The Supreme Court

In a joint judgment, Lords Carnwath & Mance JJSC (with whom Lords Clarke & Toulson JJSC agreed) explained that they had greater information about proceedings in Indonesia’s lower courts than the Divisional Court and the Court of Appeal and were disturbed by the judgments endorsing S’s execution by firing squad. Their Lordships noted that the Denpasar District Court rejected the prosecutor’s recommendation for a fifteen-year sentence (as there were no aggravating circumstances) and a fine and the defence’s arguments regarding duress and threats by a third-party. Rather, the Indonesian judges found it just and fitting to impose the death penalty because of aggravating factors such as S’s lack of remorse, making complicated statements to the court and using her ailing son as an excuse – it was Indonesia: they thought that some white British woman, syndicated with other foreigners, contaminating the world’s largest Muslim country with narcotics deserved the full punishment.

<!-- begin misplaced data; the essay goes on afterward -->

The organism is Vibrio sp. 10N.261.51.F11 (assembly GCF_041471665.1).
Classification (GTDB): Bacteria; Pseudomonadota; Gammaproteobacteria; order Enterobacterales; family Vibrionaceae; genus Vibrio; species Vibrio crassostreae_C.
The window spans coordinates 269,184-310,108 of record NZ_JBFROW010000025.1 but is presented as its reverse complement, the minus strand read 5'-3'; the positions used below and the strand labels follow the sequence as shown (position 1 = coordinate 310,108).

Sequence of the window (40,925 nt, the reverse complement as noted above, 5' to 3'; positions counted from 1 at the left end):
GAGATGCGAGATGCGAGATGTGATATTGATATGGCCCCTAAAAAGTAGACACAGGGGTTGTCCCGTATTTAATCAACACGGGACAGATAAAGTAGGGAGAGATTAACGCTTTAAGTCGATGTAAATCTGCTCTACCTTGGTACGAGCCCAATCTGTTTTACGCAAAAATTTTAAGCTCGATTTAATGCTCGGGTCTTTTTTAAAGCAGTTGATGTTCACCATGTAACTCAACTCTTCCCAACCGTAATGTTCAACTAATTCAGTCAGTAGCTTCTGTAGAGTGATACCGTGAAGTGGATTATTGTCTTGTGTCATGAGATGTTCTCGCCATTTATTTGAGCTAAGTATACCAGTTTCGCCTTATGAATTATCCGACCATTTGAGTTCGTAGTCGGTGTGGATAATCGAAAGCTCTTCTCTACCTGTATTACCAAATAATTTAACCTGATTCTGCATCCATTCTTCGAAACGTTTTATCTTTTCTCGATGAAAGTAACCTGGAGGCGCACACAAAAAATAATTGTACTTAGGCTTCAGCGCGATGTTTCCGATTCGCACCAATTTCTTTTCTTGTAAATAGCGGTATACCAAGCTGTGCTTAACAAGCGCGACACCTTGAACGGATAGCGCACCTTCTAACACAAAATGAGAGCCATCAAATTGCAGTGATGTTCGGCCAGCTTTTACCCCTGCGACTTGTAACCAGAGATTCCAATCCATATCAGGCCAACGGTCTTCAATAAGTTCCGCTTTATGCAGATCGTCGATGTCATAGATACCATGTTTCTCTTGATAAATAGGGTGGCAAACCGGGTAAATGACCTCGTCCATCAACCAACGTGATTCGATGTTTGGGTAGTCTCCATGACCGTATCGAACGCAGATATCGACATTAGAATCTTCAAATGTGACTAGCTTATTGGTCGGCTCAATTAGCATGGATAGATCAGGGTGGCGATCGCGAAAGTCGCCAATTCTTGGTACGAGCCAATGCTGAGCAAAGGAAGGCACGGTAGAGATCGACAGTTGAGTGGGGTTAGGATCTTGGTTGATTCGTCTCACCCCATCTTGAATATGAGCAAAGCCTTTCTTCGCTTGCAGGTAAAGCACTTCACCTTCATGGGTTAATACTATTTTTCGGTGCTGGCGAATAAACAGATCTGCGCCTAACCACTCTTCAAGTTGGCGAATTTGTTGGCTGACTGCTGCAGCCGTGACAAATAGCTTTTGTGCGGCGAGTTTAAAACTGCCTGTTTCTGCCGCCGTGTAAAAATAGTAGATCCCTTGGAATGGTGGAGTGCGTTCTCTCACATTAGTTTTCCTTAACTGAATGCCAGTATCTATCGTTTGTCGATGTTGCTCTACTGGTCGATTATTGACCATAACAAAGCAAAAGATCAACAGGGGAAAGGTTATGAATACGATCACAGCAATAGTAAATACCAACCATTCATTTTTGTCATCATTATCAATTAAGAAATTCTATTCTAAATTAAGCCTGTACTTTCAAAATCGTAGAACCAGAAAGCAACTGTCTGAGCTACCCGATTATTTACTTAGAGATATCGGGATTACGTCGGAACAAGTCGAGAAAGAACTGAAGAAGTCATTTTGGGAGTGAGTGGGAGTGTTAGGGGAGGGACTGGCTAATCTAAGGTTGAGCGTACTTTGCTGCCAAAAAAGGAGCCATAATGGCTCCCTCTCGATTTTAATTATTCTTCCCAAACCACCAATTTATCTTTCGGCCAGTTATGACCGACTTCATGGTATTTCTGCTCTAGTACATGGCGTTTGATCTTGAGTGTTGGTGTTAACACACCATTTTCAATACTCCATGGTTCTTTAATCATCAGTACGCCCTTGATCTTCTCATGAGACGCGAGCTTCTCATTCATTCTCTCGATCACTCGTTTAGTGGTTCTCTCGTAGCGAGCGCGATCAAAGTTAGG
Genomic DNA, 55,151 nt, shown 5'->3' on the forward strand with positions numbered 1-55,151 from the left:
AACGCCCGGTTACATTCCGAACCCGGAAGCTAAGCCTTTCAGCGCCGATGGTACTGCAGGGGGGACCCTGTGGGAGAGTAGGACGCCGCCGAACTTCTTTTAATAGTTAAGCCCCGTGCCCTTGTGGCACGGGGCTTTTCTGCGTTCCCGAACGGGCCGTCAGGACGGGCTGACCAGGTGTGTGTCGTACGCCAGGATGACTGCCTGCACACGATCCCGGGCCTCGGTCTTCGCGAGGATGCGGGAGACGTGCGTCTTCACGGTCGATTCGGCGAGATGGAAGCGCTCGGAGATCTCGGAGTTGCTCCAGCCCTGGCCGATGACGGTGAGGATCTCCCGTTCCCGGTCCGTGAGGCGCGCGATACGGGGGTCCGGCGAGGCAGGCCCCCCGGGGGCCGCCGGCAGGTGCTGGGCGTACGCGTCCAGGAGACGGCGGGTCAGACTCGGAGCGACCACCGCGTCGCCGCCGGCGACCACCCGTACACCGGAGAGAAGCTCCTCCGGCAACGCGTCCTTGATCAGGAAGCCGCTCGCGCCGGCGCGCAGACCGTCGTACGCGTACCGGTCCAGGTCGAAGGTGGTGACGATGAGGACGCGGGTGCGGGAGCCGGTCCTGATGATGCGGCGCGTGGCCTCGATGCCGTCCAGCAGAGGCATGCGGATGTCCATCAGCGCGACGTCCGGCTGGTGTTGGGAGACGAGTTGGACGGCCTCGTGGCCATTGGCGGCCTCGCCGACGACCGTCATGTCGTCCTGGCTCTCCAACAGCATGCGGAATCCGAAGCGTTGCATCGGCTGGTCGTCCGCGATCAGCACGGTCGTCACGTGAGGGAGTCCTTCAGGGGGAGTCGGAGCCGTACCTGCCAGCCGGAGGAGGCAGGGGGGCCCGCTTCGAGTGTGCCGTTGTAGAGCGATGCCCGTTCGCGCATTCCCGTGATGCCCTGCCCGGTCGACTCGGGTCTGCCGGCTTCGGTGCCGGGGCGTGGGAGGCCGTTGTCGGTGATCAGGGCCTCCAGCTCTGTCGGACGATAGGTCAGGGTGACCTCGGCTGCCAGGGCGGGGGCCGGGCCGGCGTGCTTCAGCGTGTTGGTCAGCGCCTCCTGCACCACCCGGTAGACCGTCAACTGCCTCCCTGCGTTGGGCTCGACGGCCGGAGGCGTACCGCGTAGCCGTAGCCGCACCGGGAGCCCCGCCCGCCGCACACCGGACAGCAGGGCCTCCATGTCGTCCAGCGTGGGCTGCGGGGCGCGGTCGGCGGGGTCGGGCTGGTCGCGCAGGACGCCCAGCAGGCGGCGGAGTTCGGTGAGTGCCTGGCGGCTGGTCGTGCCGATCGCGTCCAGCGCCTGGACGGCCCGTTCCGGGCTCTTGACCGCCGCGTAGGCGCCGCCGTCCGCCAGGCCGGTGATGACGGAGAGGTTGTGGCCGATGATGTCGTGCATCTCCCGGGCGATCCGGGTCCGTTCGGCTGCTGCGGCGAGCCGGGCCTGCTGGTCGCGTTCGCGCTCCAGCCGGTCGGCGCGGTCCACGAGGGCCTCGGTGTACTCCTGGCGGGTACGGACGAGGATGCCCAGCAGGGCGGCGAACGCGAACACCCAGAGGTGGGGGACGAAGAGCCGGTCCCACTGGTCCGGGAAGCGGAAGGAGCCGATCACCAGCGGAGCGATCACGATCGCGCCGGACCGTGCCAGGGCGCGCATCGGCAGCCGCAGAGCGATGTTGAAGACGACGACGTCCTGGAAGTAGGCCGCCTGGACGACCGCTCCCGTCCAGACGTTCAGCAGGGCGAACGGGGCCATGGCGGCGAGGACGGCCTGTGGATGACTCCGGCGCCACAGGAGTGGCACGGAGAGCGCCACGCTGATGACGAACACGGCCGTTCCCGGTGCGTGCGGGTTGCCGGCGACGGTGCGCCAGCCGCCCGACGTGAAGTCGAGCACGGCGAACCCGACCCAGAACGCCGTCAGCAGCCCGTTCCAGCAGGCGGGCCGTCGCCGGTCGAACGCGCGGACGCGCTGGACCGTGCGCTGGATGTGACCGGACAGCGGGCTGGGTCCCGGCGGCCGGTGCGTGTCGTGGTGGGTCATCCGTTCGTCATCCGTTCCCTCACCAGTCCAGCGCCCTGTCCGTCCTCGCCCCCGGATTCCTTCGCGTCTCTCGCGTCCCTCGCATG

The Indonesian High Court was similarly unsympathetic and rejected arguments about coercion, lack of previous convictions, mental illness and co-operating with the police; it concluded that the well-deserved sentence was both just and proportionate. The UK supported S by virtue of an amicus curie brief highlighting a decision of the Indonesian Constitutional Court where the death penalty was thought to be a measure of last resort in special or exceptional cases from which S’s case could easily be distinguished. Lord Macdonald QC submitted another amicus brief in support of S but the High Court found her to be part of a highly systematic international criminal organisation involved in extraordinary narcotics crimes (regarding which Indonesia was in a state of emergency) and therefore the court reasoned that the death penalty in S’s case would deter narcotics related crime and give the right message to the world. Therefore, the prosecutor, Lord Macdonald and the defence’s arguments were groundless and the High Court elided even to mention the UK government’s amicus brief. Against that background, noting that the full judgment of the Indonesian Supreme Court was still awaited, the UK Supreme Court expressed its despair: